Persecution Podcast 154: Pakistan, Senegal, Turkey and Laos
Dory and David share prayer updates for Pakistan, Senegal, Turkey and Laos.
A mob of about 3,000 people looted and burned a Christian neighborhood in Lahore on March 9 after a man in the neighborhood was accused of blasphemy. The riot forced 200 families to flee. Mosque loudspeakers began to broadcast news of the blasphemy charge at 4 p.m. on Friday, March 8, and a mob of extremists appeared in the neighborhood at 9 the next morning. Terrified Christians fled their homes, remembering a 2009 riot in Gojra, Pakistan, in which eight Christians were killed, many more injured and at least 40 homes destroyed. As in Gojra, police in Lahore apparently stood by while the mob destroyed at least 175 homes in the neighborhood over a five-hour period. The man accused of blasphemy is in police custody.
Two Brazilian Christians remain in prison in Senegal on charges of kidnapping and child trafficking. The Christians operated a home for street children, many of whom were members of Quranic schools that force their pupils to sleep on the streets. The home provided food, shelter and education to about 17 children. After one of the youths told his father he had become a Christian at the home, the boy’s father made accusations against Pastor Jose Dilson Alves Da Silva. Legal efforts and intervention by Brazilian diplomats have so far had no effect. “This is a prayer subject for all of us,” said VOM’s field worker in Senegal. “The only person who can solve this problem is the Lord.”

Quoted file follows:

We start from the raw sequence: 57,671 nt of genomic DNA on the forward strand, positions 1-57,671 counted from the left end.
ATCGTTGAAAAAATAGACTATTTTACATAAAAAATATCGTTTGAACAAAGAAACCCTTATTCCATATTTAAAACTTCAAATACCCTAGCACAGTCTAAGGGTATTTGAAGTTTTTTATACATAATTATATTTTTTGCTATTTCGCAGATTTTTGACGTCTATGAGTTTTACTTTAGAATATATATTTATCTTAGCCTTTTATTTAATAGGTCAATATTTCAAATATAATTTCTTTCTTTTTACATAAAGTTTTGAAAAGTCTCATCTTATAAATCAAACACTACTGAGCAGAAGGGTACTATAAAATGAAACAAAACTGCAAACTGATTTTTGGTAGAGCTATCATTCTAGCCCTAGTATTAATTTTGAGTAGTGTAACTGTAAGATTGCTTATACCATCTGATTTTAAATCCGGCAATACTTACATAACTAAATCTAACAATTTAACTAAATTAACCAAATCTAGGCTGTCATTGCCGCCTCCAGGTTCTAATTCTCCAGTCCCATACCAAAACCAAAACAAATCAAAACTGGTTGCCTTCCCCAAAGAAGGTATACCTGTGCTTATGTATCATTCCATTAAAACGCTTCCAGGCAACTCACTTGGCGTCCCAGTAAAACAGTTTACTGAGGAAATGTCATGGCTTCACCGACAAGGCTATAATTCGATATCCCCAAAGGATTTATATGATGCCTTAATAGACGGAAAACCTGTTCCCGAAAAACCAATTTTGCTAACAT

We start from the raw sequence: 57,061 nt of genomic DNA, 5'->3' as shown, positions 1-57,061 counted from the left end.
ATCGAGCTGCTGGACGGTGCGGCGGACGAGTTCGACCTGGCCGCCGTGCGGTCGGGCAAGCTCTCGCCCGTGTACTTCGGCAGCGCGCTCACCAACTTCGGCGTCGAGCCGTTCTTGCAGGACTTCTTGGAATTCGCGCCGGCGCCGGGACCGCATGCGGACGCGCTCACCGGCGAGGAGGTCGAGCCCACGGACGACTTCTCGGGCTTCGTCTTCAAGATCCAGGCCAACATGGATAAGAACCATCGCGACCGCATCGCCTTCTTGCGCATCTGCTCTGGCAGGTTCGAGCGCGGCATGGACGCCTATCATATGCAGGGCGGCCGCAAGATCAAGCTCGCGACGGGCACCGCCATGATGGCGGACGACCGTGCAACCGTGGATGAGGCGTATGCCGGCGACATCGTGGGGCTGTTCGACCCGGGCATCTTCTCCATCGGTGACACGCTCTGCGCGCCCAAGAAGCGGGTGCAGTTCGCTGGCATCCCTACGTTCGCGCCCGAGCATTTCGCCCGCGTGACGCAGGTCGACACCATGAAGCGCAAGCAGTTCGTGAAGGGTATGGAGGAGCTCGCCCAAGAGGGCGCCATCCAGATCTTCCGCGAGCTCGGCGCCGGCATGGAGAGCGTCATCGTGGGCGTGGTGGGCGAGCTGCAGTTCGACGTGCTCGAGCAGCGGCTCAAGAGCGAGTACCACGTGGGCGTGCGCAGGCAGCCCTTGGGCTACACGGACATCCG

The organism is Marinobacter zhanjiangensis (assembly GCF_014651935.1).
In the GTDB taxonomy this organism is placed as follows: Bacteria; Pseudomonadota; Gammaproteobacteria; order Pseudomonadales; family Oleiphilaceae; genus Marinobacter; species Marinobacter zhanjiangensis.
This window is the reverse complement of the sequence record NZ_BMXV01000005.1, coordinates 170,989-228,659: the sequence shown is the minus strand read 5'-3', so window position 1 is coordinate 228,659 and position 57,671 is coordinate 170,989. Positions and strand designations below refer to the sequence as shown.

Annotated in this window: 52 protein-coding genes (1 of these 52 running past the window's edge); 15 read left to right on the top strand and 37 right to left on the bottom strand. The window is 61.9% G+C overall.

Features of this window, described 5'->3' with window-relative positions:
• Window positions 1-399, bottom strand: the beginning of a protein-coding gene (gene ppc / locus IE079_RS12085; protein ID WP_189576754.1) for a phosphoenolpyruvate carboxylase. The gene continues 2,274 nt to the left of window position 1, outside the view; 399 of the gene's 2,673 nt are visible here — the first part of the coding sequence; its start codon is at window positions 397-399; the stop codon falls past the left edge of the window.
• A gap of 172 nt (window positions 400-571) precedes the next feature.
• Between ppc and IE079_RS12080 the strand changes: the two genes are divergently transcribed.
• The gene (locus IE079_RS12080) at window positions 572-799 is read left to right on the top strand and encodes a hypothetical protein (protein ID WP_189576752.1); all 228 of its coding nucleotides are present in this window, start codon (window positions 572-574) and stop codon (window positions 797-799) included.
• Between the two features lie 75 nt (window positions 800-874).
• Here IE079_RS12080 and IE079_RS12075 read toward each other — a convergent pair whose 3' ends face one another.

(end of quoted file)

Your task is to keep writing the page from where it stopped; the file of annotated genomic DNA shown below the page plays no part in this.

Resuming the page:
All but one of the 14 men arrested in a murder plot against Pastor Emre in Izmit have been released on bail, pending the investigation and trial. According to VOM’s field worker for the region, “Christians have to work harder than most people to get justice in Turkey, a country where victims need lawyers to push the justice system to pursue justice.” Pastor Emre has already offered forgiveness to the conspirators.
Pray for eight young Khmu women who are receiving training in biblical studies and in tailoring. The young women are daughters of pastors, ministry leaders and PSP workers. Some of their families have been directly persecuted, and many of them see opposition to Christianity in their villages.